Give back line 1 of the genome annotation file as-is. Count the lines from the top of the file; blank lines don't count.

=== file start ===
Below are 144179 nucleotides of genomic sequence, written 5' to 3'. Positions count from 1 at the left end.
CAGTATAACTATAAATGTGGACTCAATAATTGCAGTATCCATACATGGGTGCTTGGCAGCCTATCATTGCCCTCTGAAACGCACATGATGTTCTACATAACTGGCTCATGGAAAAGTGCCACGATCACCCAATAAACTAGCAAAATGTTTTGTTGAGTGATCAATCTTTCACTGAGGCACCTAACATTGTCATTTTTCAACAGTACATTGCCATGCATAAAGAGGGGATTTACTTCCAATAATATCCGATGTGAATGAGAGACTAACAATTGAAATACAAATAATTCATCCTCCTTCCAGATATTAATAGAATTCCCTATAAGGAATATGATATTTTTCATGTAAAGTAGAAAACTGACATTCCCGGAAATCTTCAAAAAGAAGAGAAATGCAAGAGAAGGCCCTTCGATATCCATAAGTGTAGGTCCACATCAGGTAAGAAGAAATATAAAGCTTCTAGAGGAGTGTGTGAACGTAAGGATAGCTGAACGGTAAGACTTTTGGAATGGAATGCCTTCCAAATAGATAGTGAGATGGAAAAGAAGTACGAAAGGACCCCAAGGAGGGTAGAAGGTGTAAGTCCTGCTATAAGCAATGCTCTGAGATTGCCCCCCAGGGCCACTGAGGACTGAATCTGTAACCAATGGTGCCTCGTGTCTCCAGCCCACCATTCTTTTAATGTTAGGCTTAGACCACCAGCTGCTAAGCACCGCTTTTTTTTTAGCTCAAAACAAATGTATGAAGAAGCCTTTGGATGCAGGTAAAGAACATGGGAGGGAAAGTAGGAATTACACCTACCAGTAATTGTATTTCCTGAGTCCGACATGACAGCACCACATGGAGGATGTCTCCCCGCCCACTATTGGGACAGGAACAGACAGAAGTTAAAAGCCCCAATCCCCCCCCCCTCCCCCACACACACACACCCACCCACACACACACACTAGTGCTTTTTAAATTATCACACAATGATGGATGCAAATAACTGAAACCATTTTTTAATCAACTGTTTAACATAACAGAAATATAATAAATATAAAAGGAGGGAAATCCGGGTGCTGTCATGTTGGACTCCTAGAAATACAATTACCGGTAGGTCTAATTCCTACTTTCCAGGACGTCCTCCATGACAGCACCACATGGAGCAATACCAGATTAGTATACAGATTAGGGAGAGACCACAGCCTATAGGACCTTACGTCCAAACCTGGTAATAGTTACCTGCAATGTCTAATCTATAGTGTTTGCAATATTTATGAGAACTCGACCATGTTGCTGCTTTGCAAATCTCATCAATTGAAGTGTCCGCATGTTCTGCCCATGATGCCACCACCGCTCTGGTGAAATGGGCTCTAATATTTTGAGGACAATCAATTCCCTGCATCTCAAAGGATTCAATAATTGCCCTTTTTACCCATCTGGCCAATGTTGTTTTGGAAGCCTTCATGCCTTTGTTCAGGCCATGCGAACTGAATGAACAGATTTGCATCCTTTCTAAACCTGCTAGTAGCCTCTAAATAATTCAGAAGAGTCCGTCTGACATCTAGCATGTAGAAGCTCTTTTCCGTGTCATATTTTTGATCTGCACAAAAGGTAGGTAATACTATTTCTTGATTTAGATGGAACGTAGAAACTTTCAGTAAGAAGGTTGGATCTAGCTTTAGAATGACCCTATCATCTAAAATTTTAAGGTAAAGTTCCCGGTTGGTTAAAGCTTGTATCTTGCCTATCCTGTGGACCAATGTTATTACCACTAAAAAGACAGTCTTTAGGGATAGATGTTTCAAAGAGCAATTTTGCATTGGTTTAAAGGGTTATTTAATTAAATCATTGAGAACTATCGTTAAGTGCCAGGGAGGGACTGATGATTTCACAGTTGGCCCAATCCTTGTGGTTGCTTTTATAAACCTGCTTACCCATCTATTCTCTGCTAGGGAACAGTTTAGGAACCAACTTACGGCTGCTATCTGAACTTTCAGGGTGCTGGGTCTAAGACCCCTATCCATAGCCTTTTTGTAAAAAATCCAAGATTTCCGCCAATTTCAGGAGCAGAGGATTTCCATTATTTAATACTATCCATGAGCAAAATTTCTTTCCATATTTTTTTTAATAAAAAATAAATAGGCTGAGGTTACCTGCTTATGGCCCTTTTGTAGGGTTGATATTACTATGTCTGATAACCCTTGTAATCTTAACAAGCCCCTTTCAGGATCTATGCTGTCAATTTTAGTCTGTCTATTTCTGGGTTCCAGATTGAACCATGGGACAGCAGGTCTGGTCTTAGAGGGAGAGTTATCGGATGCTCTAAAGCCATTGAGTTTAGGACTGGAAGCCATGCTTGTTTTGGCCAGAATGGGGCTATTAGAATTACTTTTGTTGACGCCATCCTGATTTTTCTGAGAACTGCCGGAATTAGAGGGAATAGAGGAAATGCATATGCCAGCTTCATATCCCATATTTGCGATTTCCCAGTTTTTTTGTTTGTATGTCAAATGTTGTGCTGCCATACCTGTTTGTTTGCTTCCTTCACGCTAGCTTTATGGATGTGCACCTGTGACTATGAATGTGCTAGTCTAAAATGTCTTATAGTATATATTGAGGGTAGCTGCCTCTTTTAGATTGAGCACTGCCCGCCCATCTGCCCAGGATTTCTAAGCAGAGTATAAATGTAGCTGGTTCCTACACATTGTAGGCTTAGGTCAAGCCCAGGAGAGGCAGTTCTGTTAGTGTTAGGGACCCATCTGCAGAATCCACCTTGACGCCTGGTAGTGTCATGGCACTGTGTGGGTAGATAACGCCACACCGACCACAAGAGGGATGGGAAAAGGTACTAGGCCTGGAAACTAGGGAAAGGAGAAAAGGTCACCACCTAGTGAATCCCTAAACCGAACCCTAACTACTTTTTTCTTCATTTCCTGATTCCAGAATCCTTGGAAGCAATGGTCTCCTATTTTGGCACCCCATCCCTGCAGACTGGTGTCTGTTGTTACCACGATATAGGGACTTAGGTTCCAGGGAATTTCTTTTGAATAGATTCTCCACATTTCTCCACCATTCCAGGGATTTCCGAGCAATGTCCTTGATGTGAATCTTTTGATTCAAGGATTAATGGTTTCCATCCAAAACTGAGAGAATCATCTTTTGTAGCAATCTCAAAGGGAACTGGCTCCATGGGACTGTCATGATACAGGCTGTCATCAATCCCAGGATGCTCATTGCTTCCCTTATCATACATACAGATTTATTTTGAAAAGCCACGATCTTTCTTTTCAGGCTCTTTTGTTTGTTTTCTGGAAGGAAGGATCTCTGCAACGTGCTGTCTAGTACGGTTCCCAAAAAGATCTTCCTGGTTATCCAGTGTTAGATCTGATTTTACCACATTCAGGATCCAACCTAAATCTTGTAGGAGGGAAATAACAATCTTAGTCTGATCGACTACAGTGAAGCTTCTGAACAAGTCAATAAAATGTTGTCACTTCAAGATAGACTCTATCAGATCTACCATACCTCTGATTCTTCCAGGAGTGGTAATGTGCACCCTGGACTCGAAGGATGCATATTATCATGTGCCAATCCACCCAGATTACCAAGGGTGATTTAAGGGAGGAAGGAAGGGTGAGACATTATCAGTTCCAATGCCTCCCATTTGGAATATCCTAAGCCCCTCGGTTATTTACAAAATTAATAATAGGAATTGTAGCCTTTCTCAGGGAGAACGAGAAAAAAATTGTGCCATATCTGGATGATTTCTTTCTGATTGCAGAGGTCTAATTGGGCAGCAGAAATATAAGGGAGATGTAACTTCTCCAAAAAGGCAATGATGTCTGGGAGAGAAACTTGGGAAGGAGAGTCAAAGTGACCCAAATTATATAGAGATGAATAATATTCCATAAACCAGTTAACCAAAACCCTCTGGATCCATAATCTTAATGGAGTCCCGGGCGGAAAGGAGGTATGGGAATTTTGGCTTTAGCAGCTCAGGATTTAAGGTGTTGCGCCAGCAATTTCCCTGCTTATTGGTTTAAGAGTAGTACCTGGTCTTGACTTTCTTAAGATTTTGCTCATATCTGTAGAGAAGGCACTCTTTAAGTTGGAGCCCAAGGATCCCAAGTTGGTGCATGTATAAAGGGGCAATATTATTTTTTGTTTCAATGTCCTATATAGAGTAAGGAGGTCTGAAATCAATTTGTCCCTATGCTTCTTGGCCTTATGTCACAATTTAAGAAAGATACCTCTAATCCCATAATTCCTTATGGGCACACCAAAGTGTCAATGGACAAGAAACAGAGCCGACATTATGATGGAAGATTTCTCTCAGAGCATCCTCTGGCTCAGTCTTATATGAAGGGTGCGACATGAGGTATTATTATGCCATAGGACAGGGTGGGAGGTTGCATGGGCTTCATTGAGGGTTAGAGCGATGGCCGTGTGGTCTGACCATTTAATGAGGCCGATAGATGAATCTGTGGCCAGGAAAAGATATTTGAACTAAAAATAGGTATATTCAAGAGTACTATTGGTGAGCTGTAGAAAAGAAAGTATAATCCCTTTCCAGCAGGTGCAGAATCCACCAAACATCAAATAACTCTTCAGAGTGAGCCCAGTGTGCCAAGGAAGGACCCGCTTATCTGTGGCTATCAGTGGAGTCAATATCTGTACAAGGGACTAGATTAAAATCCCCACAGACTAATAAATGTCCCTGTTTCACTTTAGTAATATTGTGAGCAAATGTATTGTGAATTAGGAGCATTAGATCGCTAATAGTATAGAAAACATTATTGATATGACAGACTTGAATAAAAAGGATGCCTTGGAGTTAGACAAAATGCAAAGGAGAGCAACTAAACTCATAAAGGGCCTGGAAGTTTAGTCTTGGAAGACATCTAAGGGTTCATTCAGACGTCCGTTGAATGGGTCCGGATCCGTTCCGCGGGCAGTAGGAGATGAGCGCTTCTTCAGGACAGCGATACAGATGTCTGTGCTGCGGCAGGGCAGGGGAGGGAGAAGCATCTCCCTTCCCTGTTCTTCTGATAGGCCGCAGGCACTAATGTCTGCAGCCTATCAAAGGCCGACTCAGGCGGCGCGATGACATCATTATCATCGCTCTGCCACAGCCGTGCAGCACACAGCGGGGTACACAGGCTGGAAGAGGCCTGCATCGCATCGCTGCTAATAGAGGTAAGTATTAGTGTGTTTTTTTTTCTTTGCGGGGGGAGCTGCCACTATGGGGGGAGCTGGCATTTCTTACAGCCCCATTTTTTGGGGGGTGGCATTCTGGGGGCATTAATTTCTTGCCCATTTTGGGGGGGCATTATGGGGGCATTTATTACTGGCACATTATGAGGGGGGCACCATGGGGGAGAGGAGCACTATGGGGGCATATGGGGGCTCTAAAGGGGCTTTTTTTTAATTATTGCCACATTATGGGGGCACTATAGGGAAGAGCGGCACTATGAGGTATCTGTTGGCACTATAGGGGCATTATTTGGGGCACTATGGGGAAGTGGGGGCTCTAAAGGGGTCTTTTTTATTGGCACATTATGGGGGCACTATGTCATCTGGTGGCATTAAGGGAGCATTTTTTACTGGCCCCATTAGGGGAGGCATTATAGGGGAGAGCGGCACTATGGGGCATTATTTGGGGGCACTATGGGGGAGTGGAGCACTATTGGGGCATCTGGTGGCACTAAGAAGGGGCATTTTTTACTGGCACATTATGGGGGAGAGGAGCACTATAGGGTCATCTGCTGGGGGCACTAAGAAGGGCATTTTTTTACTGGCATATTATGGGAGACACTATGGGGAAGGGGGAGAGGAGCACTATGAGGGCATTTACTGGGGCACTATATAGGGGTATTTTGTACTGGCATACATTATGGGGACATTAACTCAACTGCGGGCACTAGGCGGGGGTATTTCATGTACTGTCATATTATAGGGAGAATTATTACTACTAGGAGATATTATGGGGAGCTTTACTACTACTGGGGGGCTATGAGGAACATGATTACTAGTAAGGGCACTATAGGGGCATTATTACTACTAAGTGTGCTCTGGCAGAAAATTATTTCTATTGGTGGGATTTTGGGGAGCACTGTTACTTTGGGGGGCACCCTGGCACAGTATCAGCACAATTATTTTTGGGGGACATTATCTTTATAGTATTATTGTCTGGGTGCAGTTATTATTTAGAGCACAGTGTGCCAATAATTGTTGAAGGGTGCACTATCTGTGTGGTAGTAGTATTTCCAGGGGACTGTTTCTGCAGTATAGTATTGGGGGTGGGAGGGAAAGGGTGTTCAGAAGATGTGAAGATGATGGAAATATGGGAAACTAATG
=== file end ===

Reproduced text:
Below are 144179 nucleotides of genomic sequence, written 5' to 3'. Positions count from 1 at the left end.